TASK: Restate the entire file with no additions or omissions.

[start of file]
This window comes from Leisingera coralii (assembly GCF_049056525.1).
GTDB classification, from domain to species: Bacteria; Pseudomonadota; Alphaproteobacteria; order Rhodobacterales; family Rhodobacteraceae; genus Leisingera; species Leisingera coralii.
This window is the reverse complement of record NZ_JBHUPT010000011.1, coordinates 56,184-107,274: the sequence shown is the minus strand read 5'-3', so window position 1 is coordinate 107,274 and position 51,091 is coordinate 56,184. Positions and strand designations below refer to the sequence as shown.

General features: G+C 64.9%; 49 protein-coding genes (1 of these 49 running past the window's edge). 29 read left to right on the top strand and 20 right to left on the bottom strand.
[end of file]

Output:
This window comes from Leisingera coralii (assembly GCF_049056525.1).
GTDB classification, from domain to species: Bacteria; Pseudomonadota; Alphaproteobacteria; order Rhodobacterales; family Rhodobacteraceae; genus Leisingera; species Leisingera coralii.
This window is the reverse complement of record NZ_JBHUPT010000011.1, coordinates 56,184-107,274: the sequence shown is the minus strand read 5'-3', so window position 1 is coordinate 107,274 and position 51,091 is coordinate 56,184. Positions and strand designations below refer to the sequence as shown.

General features: G+C 64.9%; 49 protein-coding genes (1 of these 49 running past the window's edge). 29 read left to right on the top strand and 20 right to left on the bottom strand.